This chapter also helps clear up fears about running DI. From chapters 1 through 4, I was left with a dreamlike vision of how play proceeds. I was quite daunted by the idea of GMing in this world, because so much of the action is completely free form. This is especially true of the Imagos (character alter-egos that may appear at any time). The GM section helps clear up the purpose, powers, and theme of each of the Imagos. After this chapter, it became more clear how and when to use the each of the personal Imagos in relation to the PCs. After reading this chapter, my fears were allayed.
I'd make use of "The Voice" off-limits.
The description of the use of "The Voice" imago is difficult. In essence, "The Voice" is all-knowing and always speaks the truth. This tool can then be used by the GM to clue characters into things they seem to have missed. It could be useful if a player is particularly stuck, but if the GM uses it too often, you will teach the players that all they have to do is wait, acting "stumped" long enough, and The Voice will come out. There are cautions about using this tool but, if I was running this game, I'd make the use of "The Voice" off-limits.
Reading the player section leaves you with enough knowledge to start playing and to have a sense of what to expect, but doesn't give you a concrete understanding of the world. As I was reading the chapter on GMing DI, I realized that the author had done a great service by maintaining an economy of explanation in the player section. By keeping the system of soul cultivation and decay a secret, it may seem, from a player standpoint, to be coming at random. This will keep the game a mystery, and the mystery of its mechanic, will help players focus on the demanding aspects of roleplaying and storytelling. On the GM side, the soul decay and soul cultivation system is so simple that one sheet of paper could easily hold the information for a group of 5-6 PCs and another 5-6 NPCs.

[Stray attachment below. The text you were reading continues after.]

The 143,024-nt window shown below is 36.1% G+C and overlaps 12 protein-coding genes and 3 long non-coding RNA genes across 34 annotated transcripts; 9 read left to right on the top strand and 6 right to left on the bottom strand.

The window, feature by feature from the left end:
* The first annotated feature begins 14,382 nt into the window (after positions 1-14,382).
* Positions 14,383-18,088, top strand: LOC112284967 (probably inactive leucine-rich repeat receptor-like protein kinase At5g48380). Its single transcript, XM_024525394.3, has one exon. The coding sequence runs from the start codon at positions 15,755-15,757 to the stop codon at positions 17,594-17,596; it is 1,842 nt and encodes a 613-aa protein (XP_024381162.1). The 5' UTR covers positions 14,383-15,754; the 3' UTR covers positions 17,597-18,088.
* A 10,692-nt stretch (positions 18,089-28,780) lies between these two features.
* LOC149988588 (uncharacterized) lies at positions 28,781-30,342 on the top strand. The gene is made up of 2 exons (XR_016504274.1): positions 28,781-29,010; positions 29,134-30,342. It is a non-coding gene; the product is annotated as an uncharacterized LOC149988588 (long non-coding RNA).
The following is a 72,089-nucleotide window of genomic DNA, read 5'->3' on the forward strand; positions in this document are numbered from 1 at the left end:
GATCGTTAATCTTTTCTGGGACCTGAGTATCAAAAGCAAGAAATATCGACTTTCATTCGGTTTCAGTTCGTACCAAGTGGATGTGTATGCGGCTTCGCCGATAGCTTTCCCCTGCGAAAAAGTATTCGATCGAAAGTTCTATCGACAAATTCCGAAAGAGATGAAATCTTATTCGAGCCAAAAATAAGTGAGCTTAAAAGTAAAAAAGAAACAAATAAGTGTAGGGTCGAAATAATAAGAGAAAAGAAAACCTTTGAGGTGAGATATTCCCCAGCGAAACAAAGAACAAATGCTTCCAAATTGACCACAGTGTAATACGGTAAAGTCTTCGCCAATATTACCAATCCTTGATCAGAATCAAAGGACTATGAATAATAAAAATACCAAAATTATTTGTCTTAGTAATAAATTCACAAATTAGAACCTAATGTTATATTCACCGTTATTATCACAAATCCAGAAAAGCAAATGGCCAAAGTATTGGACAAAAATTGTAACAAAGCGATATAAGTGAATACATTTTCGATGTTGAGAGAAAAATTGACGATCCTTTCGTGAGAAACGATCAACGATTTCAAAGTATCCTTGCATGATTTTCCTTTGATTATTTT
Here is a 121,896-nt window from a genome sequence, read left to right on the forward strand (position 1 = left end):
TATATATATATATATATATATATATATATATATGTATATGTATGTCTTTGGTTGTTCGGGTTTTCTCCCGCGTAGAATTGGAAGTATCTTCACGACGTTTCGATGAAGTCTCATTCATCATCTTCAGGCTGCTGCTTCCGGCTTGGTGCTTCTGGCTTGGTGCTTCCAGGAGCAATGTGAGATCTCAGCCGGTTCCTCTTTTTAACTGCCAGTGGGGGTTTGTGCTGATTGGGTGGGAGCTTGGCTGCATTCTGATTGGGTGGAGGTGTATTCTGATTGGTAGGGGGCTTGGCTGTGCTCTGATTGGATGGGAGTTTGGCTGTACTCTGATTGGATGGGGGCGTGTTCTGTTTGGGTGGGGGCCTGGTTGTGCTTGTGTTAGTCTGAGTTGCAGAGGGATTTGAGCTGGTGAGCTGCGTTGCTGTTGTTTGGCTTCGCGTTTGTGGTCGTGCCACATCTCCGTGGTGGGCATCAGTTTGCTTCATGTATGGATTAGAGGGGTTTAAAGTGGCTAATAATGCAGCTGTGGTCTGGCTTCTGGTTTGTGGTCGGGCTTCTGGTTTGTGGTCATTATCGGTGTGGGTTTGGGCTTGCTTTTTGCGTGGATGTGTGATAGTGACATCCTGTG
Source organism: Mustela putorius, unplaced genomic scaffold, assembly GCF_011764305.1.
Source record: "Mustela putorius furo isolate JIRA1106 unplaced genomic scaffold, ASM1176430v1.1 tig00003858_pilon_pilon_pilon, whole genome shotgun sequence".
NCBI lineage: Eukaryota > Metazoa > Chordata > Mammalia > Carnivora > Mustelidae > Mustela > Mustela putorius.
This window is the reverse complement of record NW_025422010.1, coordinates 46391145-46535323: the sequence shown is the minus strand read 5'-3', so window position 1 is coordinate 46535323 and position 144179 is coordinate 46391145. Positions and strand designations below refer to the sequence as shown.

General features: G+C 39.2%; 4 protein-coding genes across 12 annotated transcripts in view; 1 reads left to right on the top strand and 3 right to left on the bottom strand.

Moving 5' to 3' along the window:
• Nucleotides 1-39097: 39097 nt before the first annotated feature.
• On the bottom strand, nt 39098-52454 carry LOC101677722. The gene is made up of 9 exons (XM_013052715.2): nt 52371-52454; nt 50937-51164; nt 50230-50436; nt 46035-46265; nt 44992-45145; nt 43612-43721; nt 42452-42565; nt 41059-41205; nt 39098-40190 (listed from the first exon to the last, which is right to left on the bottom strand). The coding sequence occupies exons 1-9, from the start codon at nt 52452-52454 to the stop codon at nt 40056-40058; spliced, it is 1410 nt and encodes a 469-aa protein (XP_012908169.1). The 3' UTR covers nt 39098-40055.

The section on how evil characters exist in a world designed to reward good characters was helpful, in that it answered a question that had been nagging me since I began reading. In the DI Spirit World, immoral or unethical actions erode one's soul. If your soul erodes too much, you become less powerful. How do you have a powerful evil or at least dramatically annoying NPC? Wouldn't that NPC be diminishing his own ability to use power? These questions were answered when the text describes that evil characters horde soul force for those times that they want to do something less savory.
Chapters 6 and 7: Glossary, Bibliography, Scenario
I wish every game included a bibliography. I jotted down several books and games the author identifies as influencing the creation or concepts of DI. Since I like this game so much, I take the author's recommendations seriously. Wouldn't you like it if your favorite game author listed recommended books, movies, and games? Likewise, the Start-up Scenario at the end of the book gives a starting adventure to familiarize both players and GM with the world and major NPCs of Dead Inside. I found it fairly easy to read and very flexible to adapt what I found there with other plot ideas. I could easily see weaving these elements together in a new way to start a DI campaign with my own long term plots.
If you enjoy this review, or this game, look forward to my subsequent review of the first supplement to Dead Inside, Cold Hard World, which gives rules and background for playing in the Real World instead of the Spirit World. You may purchase Dead Inside as a PDF for $13 or in a Print on Demand version for $25.
This review is based on a complementary copy of Dead Inside.